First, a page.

How realistic is your training? This is a question you should be asking yourself frequently, since unrealistic training can be detrimental to your ability to deal with a survival situation. When it comes to firearms, we often train on a flat range, standing in a booth and shooting slowly at static targets. In a real fight, it’s important to use cover and concealment to your advantage, move while shooting, and communicate with other members of your “squad” (teammates, family, friends, etc.). who may be present at the time. I recently attended a two-day class that focused on each of these skills, centered around a common context: driving a vehicle. The Guerrilla Mentor Hostile Encounters class was based on head instructor Timothy Lacy’s experience working as a private security contractor in war zones overseas.
Above: After spending years in the Army, law enforcement, and as a security contractor, Timothy Lacy used his experience driving through hostile areas to teach students how to stay safe in worst-case scenarios on the road.
Lacy often had to escort VIPs through hostile areas, and if necessary, return fire and extract the VIPs. You may be thinking that this isn’t relevant to armed civilians, but I’d beg to differ. Whether you find yourself in the path of a road-raging psycho who’s angrily approaching with a gun, you get caught up in the middle of a mass shooting or gang violence on the street, or you’re rolling up to a dangerous situation as a professional first responder, many violent incidents take place in (or near) a vehicle. And although you probably won’t be leading a fire team or escorting government personnel, you might be working alongside an armed spouse and corralling your own scared children.
Above: At the beginning of the class, Lacy demonstrated how to shoot from a vehicle without shattering the windshield or leaving the driver’s seat. This is useful if you need to escape to a safer location immediately after returning fire.
At the beginning of the class, we discussed using a vehicle as cover or concealment — it’s almost always the latter. Most bullets will pass right through both sides of a car or truck and remain lethal. The engine block and wheels/axles provide some protection, but less than you’d think. Cars are also big targets that draw fire like a magnet. If driving away immediately is possible, that’s the obvious choice. Otherwise, it’s best to quickly move back from that bullet magnet, use it to obscure yourself from view, and loop around to a position where you can shoot back or find real cover.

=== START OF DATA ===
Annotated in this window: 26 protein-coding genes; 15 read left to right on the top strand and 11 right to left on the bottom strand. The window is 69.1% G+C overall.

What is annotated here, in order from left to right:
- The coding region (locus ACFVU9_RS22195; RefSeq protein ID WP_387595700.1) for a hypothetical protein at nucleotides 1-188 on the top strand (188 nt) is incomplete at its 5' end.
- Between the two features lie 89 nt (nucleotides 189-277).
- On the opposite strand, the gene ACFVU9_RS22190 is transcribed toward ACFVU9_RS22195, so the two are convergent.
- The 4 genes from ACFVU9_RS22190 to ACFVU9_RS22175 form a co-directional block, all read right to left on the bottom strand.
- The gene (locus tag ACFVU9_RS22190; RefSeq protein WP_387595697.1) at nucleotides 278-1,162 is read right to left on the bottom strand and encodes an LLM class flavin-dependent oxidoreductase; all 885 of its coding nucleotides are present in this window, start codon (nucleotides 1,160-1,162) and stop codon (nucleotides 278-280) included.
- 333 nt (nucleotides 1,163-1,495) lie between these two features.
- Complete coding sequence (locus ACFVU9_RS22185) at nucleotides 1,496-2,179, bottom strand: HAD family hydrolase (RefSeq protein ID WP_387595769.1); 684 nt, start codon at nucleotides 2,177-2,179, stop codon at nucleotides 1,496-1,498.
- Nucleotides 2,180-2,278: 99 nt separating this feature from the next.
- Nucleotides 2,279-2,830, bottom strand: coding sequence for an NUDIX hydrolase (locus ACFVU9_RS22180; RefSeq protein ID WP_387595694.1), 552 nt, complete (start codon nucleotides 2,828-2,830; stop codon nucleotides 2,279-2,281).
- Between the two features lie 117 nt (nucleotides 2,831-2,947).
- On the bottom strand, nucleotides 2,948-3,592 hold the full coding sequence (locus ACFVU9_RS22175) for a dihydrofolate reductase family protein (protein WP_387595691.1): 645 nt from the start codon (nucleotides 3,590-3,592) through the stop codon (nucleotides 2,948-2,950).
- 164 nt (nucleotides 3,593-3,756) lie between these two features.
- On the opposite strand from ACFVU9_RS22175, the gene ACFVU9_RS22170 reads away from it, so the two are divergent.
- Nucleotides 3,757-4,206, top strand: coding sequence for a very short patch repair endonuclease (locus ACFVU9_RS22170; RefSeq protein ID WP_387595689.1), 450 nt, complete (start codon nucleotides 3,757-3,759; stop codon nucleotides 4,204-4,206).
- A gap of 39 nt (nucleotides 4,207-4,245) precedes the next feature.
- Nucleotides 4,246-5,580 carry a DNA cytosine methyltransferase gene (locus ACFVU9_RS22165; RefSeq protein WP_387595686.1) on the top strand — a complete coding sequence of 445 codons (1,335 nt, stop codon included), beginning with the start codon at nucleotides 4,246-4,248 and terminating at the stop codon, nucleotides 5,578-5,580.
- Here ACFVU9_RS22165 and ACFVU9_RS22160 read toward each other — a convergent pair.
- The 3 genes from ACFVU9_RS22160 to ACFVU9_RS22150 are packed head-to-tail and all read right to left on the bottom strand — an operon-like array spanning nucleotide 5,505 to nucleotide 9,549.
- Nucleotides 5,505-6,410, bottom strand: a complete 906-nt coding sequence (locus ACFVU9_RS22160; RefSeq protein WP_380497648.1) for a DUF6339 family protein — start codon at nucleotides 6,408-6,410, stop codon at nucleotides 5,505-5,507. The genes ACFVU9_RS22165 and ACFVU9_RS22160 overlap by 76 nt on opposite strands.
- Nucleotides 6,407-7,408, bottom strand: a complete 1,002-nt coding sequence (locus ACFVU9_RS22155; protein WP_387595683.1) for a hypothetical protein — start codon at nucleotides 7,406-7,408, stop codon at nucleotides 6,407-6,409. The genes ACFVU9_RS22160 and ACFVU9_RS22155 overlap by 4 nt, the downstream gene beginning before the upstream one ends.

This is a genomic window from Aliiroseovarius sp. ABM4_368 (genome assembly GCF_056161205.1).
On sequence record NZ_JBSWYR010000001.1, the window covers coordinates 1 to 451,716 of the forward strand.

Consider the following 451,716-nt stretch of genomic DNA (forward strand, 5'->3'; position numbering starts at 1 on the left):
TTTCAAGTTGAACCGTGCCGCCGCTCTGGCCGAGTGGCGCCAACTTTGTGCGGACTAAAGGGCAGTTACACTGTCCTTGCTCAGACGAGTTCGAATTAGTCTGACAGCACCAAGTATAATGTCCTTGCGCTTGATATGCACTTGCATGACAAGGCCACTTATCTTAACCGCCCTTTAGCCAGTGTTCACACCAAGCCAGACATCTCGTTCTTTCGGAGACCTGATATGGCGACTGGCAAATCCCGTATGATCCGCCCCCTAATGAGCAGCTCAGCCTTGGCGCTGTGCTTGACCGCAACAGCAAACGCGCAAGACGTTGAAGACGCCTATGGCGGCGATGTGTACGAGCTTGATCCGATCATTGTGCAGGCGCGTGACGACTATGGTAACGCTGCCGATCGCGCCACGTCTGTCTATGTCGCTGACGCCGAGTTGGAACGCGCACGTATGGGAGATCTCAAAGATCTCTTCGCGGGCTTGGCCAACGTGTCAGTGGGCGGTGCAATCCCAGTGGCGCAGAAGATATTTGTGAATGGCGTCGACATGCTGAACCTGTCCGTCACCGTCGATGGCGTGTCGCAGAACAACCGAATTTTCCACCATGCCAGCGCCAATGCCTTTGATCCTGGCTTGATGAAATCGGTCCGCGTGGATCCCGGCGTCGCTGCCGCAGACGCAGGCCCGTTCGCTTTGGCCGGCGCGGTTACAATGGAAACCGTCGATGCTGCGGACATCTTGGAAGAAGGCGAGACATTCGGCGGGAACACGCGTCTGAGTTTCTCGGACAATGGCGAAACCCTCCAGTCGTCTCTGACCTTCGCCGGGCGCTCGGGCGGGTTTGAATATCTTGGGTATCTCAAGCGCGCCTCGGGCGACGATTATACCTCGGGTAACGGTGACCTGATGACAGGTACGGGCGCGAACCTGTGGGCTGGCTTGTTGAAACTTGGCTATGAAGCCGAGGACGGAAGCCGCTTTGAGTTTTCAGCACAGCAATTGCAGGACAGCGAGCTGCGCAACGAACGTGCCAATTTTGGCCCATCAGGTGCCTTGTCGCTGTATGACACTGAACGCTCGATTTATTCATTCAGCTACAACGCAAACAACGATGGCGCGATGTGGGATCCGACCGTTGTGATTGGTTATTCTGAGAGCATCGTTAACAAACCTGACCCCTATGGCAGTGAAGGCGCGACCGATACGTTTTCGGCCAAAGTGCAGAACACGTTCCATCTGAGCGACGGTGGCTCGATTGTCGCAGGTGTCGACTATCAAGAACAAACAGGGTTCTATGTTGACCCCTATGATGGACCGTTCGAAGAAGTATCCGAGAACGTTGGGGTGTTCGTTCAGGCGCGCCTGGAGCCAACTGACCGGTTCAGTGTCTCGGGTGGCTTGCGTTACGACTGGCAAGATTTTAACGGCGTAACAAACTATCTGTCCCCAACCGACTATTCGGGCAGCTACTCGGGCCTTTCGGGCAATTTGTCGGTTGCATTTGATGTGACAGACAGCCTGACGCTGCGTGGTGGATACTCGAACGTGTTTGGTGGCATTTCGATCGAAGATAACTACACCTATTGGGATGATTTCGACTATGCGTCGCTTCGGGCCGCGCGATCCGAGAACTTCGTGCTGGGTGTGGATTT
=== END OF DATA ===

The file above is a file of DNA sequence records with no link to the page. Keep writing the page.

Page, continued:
Above: Although unarmored civilian vehicles provide visual concealment, they don't provide much protective cover from incoming fire (especially rifle rounds). The engine block and axles/brakes/wheels can offer some last-resort cover if there's nowhere else to run.
For a practical exercise, we loaded groups of students into pickup trucks and simulated rolling up to a scenario. As soon as the threat was identified, the “tactical commander” (TC, a term from Lacy’s days working private security details) in the shotgun seat yelled “Contact front!” The TC then provided clear instructions to the group — “drive” if we could leave the area, or “vehicle down” if we were immobilized. In the latter case, he followed with “evac [direction],” leading everyone to reply “moving” and bail out of the truck on that side. Once each student was clear of the truck, we took up firing positions and yelled “set” to indicate this. If anyone needed to move, they announced “moving” and waited for the “move” confirmation from the nearest team member before taking up a new position. We moved deliberately, being careful not to cross lines of friendly fire, and bounded (i.e. leapfrogged) back to a secondary vehicle while other members provided covering fire. When we were all set around that vehicle, the TC shouted “recover.” We jumped in, each yelling “up” once we were seated; TC gave the “drive” command once everyone was inside, and the driver peeled out.
Above: By the end of the class, Lacy covered more advanced techniques, such as safely extracting a scared VIP from a damaged truck. In civilian context, this “VIP” might be a friend or family member.
After several dry runs, we ran live drills. As we got more comfortable, radios were incorporated to communicate with our secondary evac vehicle. We even ran scenarios where an unarmed, cowering VIP had to be forcibly removed from a disabled car. Your ability to manage that particular complication will be valuable if anyone in your vehicle (e.g. kids) hasn’t been thoroughly trained how to react if a violent incident occurs.
As a civilian, it’s unlikely that I’ll be riding with four kitted-out friends when a road rager decides to pick a fight. However, the principles learned in this Hostile Encounters class translate well to personal and family self-defense. I feel more comfortable moving and shooting around a vehicle, and I know that if I’m with my wife or someone else who is armed, I’ll be able to coordinate with them to escape or fight back. For more information on future classes with Guerrilla Mentor, go to Facebook.com/guerillamentor or follow the Instagram page at @guerrilla.mentor.